More Than A Rogue

Last month, the California Court of Appeal published a decision about a 2013 case in which the prosecutor fabricated evidence in order to force the defendant to plead guilty.

The defendant had been charged with lewd conduct with a child under the age of 14 after his girlfriend’s daughter alleged several instances of molestation. The defendant pleaded not guilty and was appointed a lawyer to defend him.

During plea negotiations, the prosecutor offered eight years in prison, but the defendant wouldn’t take it, so the prosecutor told the defense lawyer that he was thinking of refiling the charges to allege sexual penetration, which carried a possible life sentence. He also told the lawyer that, if he filed these new charges, there wouldn’t be any more plea offers.

The prosecutor said these things even though he didn’t have any evidence of penetration, and he knew it.

But he had another idea.

Seven days before trial, he sent the defense lawyer a transcript of the audio recording from the defendant’s police interrogation—a transcript that contained two extra, special lines:

  • [Detective]:    You’re so guilty you child molester.
  • [Defendant]:  I know. I’m just glad she’s not pregnant like her mother.

Naturally, when the lawyer saw the transcript, he told his client it contained an admission of penetration that could support the more serious charges against him. The defendant denied making the statement, but his lawyer continued to advise him to plead guilty.

In the days that followed, however, the lawyer discovered that the extra lines were not in the transcript that his own office prepared from the audio, which was in another language. The lawyer’s copy of the audio ended abruptly, so he wondered whether the government possessed a longer, different recording.

On the day of trial, the parties appeared in court, and the prosecutor said nothing about his fabrication. The trial was continued one week.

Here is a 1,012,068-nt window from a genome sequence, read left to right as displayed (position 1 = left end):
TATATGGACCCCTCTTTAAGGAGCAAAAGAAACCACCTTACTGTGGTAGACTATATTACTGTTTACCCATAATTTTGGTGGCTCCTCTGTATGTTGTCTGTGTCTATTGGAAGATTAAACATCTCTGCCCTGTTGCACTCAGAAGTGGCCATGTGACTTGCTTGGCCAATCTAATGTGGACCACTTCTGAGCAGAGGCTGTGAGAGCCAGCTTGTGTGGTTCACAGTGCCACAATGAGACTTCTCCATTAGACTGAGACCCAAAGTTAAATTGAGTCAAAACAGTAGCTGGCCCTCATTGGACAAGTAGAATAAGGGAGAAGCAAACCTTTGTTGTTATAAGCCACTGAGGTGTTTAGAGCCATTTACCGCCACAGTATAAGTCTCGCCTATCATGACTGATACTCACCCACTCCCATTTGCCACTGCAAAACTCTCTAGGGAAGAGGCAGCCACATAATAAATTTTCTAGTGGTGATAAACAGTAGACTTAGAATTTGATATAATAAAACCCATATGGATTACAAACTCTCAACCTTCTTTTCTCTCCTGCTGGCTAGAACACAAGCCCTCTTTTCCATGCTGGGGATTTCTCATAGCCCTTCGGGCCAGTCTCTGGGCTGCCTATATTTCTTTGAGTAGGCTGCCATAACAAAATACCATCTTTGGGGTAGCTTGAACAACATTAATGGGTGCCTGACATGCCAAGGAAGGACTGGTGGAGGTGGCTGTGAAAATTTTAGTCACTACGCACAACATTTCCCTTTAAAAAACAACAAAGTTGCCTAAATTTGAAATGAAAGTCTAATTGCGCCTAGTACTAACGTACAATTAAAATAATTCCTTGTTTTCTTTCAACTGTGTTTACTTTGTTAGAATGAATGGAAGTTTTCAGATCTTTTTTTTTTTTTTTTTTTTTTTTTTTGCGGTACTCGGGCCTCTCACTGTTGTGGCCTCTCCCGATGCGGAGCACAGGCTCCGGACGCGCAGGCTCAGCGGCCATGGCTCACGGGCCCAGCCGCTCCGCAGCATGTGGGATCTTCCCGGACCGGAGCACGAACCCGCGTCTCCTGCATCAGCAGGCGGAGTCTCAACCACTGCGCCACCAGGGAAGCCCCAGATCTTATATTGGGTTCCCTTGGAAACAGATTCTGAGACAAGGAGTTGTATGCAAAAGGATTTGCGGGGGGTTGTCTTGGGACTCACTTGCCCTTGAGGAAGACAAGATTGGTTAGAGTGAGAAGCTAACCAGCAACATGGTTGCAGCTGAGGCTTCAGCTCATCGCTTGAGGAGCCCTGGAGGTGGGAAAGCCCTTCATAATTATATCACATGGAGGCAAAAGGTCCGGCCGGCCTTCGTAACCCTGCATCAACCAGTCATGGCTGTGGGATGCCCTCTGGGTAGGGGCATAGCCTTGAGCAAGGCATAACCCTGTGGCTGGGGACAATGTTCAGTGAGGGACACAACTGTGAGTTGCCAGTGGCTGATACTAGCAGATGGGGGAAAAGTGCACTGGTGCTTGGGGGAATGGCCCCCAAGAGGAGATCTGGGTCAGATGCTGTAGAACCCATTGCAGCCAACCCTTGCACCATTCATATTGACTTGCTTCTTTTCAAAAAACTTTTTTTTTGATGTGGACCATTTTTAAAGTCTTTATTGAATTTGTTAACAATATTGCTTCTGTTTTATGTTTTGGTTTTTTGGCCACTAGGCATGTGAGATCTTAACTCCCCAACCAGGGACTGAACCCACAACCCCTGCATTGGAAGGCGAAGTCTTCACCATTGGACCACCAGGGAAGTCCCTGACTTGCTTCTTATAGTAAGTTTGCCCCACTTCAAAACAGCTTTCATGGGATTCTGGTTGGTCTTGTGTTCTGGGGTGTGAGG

Two days later, the defense lawyer emailed the prosecutor to request “the exact CD” reviewed by the government’s transcriber. The prosecutor did not respond.

Later that day, the two spoke in person, and the prosecutor admitted to purposely falsifying the transcript.

The defense filed a motion to dismiss based on outrageous misconduct, and at the hearing, the prosecutor claimed that he’d added the extra lines as a joke. He also admitted, however, that he didn’t have a joking relationship with the defense lawyer and had not made such jokes in the past.

The court didn’t buy it, finding that the prosecutor failed to prove his lie was a joke and that, even if it was, his conduct in the middle of plea negotiations, on the eve of trial, was egregious and outrageous.

Although the government appealed the ruling, the court of appeal agreed that the prosecutor had “deliberately altered an interrogation transcript to include a false confession, one which could be used to justify charges carrying a life sentence, and he produced it to defense counsel during a period of time when [he] knew defense counsel was trying to persuade defendant to settle the case.”

Today, the prosecutor is facing a two-year suspension of his law license. Reportedly, state prosecutors won’t seek criminal charges against him because of a lack of evidence.

But his conduct was more than just roguish. It was criminal.

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